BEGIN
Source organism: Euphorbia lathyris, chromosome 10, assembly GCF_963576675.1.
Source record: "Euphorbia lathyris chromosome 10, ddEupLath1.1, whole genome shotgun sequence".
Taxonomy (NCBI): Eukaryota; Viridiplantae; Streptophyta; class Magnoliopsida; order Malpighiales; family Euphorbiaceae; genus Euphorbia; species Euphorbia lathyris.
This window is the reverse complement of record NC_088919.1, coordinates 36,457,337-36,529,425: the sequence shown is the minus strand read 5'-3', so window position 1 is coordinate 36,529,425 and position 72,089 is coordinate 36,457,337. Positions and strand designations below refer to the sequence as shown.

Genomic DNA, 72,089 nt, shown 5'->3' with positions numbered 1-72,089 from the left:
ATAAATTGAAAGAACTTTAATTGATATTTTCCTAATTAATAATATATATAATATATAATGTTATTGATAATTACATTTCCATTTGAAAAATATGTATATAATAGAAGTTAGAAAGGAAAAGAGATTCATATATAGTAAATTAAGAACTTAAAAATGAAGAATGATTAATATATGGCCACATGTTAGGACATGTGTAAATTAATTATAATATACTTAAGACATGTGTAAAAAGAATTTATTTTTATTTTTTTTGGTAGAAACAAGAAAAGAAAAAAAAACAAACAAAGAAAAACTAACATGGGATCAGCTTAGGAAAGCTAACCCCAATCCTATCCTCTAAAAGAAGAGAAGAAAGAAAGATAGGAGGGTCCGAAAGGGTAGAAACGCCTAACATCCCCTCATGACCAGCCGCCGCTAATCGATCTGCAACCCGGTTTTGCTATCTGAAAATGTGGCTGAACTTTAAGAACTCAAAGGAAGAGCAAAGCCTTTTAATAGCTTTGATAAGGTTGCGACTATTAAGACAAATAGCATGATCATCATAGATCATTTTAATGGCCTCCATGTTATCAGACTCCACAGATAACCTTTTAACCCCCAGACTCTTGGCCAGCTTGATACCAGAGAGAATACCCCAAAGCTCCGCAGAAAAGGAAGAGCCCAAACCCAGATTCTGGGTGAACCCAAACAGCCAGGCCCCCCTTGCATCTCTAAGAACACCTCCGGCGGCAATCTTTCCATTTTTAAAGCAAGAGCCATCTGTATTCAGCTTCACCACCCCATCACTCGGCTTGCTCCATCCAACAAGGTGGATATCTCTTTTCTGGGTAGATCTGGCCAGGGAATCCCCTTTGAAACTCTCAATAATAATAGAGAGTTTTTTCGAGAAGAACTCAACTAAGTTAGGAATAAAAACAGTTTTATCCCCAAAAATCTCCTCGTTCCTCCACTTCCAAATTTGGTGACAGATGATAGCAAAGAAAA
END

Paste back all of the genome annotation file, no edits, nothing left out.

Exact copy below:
Source organism: Euphorbia lathyris, chromosome 10, assembly GCF_963576675.1.
Source record: "Euphorbia lathyris chromosome 10, ddEupLath1.1, whole genome shotgun sequence".
Taxonomy (NCBI): Eukaryota; Viridiplantae; Streptophyta; class Magnoliopsida; order Malpighiales; family Euphorbiaceae; genus Euphorbia; species Euphorbia lathyris.
This window is the reverse complement of record NC_088919.1, coordinates 36,457,337-36,529,425: the sequence shown is the minus strand read 5'-3', so window position 1 is coordinate 36,529,425 and position 72,089 is coordinate 36,457,337. Positions and strand designations below refer to the sequence as shown.

Genomic DNA, 72,089 nt, shown 5'->3' with positions numbered 1-72,089 from the left:
ATAAATTGAAAGAACTTTAATTGATATTTTCCTAATTAATAATATATATAATATATAATGTTATTGATAATTACATTTCCATTTGAAAAATATGTATATAATAGAAGTTAGAAAGGAAAAGAGATTCATATATAGTAAATTAAGAACTTAAAAATGAAGAATGATTAATATATGGCCACATGTTAGGACATGTGTAAATTAATTATAATATACTTAAGACATGTGTAAAAAGAATTTATTTTTATTTTTTTTGGTAGAAACAAGAAAAGAAAAAAAAACAAACAAAGAAAAACTAACATGGGATCAGCTTAGGAAAGCTAACCCCAATCCTATCCTCTAAAAGAAGAGAAGAAAGAAAGATAGGAGGGTCCGAAAGGGTAGAAACGCCTAACATCCCCTCATGACCAGCCGCCGCTAATCGATCTGCAACCCGGTTTTGCTATCTGAAAATGTGGCTGAACTTTAAGAACTCAAAGGAAGAGCAAAGCCTTTTAATAGCTTTGATAAGGTTGCGACTATTAAGACAAATAGCATGATCATCATAGATCATTTTAATGGCCTCCATGTTATCAGACTCCACAGATAACCTTTTAACCCCCAGACTCTTGGCCAGCTTGATACCAGAGAGAATACCCCAAAGCTCCGCAGAAAAGGAAGAGCCCAAACCCAGATTCTGGGTGAACCCAAACAGCCAGGCCCCCCTTGCATCTCTAAGAACACCTCCGGCGGCAATCTTTCCATTTTTAAAGCAAGAGCCATCTGTATTCAGCTTCACCACCCCATCACTCGGCTTGCTCCATCCAACAAGGTGGATATCTCTTTTCTGGGTAGATCTGGCCAGGGAATCCCCTTTGAAACTCTCAATAATAATAGAGAGTTTTTTCGAGAAGAACTCAACTAAGTTAGGAATAAAAACAGTTTTATCCCCAAAAATCTCCTCGTTCCTCCACTTCCAAATTTGGTGACAGATGATAGCAAAGAAAA